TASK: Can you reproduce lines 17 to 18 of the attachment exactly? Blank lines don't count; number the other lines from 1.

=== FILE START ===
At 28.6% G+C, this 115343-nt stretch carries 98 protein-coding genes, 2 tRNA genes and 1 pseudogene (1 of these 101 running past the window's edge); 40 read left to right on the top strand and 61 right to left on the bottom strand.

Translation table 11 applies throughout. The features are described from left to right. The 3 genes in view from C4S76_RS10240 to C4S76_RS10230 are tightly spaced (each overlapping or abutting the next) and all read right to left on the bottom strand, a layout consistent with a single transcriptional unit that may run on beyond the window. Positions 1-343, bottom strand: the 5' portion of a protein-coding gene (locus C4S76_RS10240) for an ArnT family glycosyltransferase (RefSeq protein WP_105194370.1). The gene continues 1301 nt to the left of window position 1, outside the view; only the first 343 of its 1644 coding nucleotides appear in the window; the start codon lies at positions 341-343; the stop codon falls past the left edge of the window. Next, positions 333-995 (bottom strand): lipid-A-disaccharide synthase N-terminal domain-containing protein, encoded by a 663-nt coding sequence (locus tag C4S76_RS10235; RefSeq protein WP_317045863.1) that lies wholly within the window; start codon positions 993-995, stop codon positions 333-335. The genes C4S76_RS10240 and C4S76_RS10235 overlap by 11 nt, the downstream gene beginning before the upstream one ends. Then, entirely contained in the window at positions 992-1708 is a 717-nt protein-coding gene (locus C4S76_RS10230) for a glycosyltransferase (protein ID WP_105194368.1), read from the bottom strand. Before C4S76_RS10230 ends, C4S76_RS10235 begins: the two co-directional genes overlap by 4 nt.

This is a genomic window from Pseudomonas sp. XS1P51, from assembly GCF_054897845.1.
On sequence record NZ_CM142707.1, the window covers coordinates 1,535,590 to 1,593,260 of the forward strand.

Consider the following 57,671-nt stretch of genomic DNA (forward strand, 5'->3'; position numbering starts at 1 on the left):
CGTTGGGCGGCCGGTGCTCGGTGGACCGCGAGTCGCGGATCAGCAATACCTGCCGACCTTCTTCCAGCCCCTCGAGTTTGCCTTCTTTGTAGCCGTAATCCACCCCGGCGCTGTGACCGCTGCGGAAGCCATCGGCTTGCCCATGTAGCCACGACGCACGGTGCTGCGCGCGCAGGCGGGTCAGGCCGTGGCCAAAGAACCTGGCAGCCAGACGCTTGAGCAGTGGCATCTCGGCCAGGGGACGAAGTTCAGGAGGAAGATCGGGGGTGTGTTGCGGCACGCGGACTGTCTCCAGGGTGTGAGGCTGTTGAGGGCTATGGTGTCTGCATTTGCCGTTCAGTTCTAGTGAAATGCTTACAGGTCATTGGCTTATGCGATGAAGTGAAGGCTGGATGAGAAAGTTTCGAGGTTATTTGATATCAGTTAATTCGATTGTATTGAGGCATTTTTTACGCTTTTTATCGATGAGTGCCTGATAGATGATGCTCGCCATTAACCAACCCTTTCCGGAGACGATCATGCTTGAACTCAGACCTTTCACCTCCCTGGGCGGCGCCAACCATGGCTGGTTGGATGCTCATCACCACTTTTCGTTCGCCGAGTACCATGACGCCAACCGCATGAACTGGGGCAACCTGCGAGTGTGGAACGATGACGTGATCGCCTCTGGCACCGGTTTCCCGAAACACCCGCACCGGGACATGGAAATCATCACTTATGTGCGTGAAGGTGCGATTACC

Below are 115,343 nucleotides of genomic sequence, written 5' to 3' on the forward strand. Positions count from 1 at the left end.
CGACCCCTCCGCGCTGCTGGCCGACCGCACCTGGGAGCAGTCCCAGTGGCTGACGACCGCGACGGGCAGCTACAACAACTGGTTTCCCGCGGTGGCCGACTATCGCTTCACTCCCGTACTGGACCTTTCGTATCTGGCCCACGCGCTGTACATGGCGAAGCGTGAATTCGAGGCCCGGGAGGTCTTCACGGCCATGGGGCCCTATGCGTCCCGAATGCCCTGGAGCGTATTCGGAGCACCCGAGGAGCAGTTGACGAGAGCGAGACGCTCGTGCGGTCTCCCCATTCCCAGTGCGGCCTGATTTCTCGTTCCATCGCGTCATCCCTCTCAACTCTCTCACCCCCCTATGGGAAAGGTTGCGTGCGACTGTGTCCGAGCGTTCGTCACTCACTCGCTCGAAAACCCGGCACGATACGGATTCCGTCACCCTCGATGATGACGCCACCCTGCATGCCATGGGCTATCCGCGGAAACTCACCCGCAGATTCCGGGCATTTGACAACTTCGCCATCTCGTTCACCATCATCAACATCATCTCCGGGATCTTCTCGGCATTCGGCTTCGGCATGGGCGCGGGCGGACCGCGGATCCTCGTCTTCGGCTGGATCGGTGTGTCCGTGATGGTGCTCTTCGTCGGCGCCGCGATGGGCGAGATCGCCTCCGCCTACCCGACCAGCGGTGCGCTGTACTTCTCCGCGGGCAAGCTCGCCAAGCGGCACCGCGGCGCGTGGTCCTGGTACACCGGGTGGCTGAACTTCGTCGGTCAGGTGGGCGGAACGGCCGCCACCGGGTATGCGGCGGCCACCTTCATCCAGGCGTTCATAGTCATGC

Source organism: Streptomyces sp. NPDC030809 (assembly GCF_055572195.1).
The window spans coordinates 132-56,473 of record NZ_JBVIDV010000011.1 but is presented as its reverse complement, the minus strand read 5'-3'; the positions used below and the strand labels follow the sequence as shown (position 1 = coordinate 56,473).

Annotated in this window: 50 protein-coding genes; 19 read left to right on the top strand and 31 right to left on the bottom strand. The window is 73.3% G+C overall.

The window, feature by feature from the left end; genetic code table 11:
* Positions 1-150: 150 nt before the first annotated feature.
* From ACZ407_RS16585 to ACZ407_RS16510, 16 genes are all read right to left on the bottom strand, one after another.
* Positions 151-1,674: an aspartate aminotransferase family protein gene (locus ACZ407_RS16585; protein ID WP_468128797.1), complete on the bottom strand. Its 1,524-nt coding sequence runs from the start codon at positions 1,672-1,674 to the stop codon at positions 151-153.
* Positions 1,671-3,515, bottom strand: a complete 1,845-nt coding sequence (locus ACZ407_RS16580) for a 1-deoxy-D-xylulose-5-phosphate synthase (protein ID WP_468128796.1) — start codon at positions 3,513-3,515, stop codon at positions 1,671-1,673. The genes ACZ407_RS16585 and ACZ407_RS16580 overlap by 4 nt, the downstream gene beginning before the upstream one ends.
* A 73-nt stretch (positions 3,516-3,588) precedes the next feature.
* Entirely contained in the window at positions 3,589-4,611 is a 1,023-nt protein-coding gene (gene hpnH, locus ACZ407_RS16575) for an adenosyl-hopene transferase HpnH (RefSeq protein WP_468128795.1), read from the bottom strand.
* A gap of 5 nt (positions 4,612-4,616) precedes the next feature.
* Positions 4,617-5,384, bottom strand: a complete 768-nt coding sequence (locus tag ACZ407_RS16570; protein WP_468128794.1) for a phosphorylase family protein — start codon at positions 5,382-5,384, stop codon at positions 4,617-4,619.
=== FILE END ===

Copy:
* A 73-nt stretch (positions 3,516-3,588) precedes the next feature.
* Entirely contained in the window at positions 3,589-4,611 is a 1,023-nt protein-coding gene (gene hpnH, locus ACZ407_RS16575) for an adenosyl-hopene transferase HpnH (RefSeq protein WP_468128795.1), read from the bottom strand.